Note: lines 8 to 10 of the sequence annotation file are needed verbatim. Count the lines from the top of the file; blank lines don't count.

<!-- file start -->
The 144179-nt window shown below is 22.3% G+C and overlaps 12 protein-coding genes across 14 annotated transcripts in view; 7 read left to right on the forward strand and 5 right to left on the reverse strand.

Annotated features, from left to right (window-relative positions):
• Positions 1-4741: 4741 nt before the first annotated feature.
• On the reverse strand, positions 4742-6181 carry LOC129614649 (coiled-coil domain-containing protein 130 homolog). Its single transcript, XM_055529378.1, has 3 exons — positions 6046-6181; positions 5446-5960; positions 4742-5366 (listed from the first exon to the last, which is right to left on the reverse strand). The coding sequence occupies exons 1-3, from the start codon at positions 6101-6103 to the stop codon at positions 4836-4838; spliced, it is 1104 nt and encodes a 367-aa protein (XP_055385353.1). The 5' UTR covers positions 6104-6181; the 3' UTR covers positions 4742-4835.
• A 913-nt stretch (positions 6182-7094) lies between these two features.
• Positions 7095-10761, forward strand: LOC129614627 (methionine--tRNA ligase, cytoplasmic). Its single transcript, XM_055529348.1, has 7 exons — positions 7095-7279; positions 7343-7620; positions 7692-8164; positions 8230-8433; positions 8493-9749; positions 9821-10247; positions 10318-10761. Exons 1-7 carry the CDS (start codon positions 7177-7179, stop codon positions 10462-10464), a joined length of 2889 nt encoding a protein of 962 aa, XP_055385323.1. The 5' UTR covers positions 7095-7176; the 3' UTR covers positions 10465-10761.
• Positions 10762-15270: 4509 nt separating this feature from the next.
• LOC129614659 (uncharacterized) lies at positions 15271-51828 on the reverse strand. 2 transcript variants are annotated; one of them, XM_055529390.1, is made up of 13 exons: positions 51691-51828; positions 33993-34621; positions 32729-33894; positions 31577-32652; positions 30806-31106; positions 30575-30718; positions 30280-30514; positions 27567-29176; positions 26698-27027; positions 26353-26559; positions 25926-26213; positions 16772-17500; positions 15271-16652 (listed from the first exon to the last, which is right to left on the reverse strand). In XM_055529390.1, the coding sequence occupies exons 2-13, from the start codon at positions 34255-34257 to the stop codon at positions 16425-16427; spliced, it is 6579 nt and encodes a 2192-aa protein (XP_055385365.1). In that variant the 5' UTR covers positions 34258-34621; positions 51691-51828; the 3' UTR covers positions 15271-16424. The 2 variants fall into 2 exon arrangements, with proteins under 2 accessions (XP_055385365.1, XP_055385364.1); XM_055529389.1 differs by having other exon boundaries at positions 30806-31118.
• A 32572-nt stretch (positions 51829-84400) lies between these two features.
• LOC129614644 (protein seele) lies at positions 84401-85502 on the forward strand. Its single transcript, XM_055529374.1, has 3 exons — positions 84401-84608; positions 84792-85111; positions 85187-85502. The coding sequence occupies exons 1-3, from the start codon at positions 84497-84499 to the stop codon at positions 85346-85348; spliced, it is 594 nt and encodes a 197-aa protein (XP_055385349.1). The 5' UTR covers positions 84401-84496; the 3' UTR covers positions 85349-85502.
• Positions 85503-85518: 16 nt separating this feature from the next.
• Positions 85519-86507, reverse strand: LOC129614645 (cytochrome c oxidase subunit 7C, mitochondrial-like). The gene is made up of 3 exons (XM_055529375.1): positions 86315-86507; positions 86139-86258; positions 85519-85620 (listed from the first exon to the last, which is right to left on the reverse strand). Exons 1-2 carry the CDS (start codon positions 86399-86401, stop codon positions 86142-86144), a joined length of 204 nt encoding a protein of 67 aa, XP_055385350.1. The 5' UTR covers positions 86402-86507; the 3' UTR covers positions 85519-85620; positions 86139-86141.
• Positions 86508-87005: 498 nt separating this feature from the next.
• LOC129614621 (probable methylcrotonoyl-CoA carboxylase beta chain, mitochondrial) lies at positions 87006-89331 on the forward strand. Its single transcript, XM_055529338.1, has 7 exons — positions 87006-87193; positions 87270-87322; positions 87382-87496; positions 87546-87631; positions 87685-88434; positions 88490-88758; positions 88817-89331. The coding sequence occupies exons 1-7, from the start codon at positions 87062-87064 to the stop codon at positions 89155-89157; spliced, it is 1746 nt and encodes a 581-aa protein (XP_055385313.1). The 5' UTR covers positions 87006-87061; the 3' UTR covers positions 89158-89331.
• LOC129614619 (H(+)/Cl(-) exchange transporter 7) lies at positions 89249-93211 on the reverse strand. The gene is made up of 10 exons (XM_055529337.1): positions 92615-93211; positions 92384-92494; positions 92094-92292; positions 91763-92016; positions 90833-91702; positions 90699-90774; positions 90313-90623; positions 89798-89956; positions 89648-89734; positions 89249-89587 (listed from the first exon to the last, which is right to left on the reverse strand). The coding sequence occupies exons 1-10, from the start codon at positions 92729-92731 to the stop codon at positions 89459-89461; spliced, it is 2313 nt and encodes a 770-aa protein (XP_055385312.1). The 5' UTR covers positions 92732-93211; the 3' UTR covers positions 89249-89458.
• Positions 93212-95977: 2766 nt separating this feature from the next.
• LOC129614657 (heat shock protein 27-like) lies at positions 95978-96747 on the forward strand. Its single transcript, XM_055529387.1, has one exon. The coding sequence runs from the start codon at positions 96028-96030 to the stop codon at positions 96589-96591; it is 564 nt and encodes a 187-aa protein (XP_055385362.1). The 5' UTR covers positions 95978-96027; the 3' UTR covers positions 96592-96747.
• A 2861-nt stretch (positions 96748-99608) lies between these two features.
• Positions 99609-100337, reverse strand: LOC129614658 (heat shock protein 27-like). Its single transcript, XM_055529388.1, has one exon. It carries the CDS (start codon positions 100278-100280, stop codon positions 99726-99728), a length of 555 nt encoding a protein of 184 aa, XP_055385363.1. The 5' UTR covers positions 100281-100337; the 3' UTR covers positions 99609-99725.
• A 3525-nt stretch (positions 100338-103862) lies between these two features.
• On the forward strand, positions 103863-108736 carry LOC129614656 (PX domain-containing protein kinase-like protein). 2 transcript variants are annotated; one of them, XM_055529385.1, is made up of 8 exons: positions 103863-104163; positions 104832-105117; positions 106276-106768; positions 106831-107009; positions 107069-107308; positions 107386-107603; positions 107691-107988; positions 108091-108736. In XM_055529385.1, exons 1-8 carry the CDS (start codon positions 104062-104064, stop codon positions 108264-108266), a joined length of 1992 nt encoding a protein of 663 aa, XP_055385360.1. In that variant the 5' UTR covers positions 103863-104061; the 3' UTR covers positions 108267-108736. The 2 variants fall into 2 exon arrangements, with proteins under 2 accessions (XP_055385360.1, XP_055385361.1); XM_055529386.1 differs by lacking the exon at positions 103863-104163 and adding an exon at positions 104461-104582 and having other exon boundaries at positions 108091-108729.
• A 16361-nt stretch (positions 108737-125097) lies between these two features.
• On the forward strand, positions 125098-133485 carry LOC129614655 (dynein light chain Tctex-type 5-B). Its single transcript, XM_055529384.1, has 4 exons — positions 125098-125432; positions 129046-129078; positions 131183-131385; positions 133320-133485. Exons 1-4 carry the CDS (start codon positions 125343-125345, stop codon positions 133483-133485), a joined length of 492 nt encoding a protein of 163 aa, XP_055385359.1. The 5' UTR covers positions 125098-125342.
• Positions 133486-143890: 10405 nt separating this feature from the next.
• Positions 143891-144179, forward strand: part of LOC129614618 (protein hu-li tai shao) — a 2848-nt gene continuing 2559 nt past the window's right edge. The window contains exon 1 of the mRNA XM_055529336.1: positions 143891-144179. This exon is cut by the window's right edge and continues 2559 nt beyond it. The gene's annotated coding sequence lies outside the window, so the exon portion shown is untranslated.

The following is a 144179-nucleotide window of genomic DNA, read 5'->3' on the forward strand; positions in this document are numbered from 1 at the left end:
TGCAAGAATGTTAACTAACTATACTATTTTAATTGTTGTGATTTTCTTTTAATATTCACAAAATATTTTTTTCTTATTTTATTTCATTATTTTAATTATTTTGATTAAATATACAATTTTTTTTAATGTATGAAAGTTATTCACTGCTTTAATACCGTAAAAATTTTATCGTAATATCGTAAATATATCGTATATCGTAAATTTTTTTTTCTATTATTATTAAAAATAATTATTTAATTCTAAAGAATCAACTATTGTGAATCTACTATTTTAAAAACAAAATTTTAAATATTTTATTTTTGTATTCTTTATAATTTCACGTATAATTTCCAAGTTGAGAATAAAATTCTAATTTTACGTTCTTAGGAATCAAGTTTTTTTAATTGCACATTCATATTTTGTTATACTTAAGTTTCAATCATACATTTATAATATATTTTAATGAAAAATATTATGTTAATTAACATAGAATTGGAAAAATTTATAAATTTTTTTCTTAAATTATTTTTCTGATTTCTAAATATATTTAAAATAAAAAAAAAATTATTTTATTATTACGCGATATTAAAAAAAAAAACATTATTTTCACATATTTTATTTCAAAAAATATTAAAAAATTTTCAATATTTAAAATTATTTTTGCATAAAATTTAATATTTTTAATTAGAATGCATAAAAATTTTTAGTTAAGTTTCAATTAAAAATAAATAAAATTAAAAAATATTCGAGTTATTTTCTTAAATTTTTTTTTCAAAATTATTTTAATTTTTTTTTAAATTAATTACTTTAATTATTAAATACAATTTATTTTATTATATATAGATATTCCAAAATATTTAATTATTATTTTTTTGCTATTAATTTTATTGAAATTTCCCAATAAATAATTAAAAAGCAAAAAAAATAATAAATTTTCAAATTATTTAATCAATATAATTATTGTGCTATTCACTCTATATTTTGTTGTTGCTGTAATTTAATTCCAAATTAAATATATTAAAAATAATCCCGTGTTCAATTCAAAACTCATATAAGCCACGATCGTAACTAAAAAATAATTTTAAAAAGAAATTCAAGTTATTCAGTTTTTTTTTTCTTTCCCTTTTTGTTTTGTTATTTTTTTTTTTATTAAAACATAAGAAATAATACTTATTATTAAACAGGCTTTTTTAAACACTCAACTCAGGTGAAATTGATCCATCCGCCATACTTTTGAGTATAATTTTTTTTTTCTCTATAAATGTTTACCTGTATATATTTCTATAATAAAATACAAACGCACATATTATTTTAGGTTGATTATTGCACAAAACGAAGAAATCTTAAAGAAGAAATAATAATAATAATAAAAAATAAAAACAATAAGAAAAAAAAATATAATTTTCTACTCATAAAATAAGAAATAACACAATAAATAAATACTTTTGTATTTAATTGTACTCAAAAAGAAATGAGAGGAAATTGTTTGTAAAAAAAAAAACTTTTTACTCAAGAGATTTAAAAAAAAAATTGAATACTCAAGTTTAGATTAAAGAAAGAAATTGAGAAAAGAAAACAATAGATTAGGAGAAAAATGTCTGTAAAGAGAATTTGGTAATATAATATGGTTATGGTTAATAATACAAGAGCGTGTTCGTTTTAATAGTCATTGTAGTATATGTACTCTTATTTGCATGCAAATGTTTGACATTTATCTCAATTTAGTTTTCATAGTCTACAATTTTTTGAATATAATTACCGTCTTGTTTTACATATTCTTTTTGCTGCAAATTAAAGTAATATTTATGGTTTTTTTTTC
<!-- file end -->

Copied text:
• LOC129614659 (uncharacterized) lies at positions 15271-51828 on the reverse strand. 2 transcript variants are annotated; one of them, XM_055529390.1, is made up of 13 exons: positions 51691-51828; positions 33993-34621; positions 32729-33894; positions 31577-32652; positions 30806-31106; positions 30575-30718; positions 30280-30514; positions 27567-29176; positions 26698-27027; positions 26353-26559; positions 25926-26213; positions 16772-17500; positions 15271-16652 (listed from the first exon to the last, which is right to left on the reverse strand). In XM_055529390.1, the coding sequence occupies exons 2-13, from the start codon at positions 34255-34257 to the stop codon at positions 16425-16427; spliced, it is 6579 nt and encodes a 2192-aa protein (XP_055385365.1). In that variant the 5' UTR covers positions 34258-34621; positions 51691-51828; the 3' UTR covers positions 15271-16424. The 2 variants fall into 2 exon arrangements, with proteins under 2 accessions (XP_055385365.1, XP_055385364.1); XM_055529389.1 differs by having other exon boundaries at positions 30806-31118.
• A 32572-nt stretch (positions 51829-84400) lies between these two features.
• LOC129614644 (protein seele) lies at positions 84401-85502 on the forward strand. Its single transcript, XM_055529374.1, has 3 exons — positions 84401-84608; positions 84792-85111; positions 85187-85502. The coding sequence occupies exons 1-3, from the start codon at positions 84497-84499 to the stop codon at positions 85346-85348; spliced, it is 594 nt and encodes a 197-aa protein (XP_055385349.1). The 5' UTR covers positions 84401-84496; the 3' UTR covers positions 85349-85502.